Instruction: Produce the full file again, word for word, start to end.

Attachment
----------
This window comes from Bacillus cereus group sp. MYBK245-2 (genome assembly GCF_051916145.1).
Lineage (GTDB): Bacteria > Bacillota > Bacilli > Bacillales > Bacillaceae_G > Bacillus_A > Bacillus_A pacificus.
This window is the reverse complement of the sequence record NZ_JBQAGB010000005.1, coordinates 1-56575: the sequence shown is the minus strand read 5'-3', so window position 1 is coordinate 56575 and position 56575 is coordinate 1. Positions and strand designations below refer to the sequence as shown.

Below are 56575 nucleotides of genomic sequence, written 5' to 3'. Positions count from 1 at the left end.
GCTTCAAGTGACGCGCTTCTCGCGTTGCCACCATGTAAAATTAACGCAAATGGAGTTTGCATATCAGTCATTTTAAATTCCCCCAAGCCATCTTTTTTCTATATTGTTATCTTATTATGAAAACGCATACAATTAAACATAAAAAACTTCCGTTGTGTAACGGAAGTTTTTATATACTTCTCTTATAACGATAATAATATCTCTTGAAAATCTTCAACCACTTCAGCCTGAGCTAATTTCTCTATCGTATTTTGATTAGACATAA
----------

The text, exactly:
This window comes from Bacillus cereus group sp. MYBK245-2 (genome assembly GCF_051916145.1).
Lineage (GTDB): Bacteria > Bacillota > Bacilli > Bacillales > Bacillaceae_G > Bacillus_A > Bacillus_A pacificus.
This window is the reverse complement of the sequence record NZ_JBQAGB010000005.1, coordinates 1-56575: the sequence shown is the minus strand read 5'-3', so window position 1 is coordinate 56575 and position 56575 is coordinate 1. Positions and strand designations below refer to the sequence as shown.

Below are 56575 nucleotides of genomic sequence, written 5' to 3'. Positions count from 1 at the left end.
GCTTCAAGTGACGCGCTTCTCGCGTTGCCACCATGTAAAATTAACGCAAATGGAGTTTGCATATCAGTCATTTTAAATTCCCCCAAGCCATCTTTTTTCTATATTGTTATCTTATTATGAAAACGCATACAATTAAACATAAAAAACTTCCGTTGTGTAACGGAAGTTTTTATATACTTCTCTTATAACGATAATAATATCTCTTGAAAATCTTCAACCACTTCAGCCTGAGCTAATTTCTCTATCGTATTTTGATTAGACATAA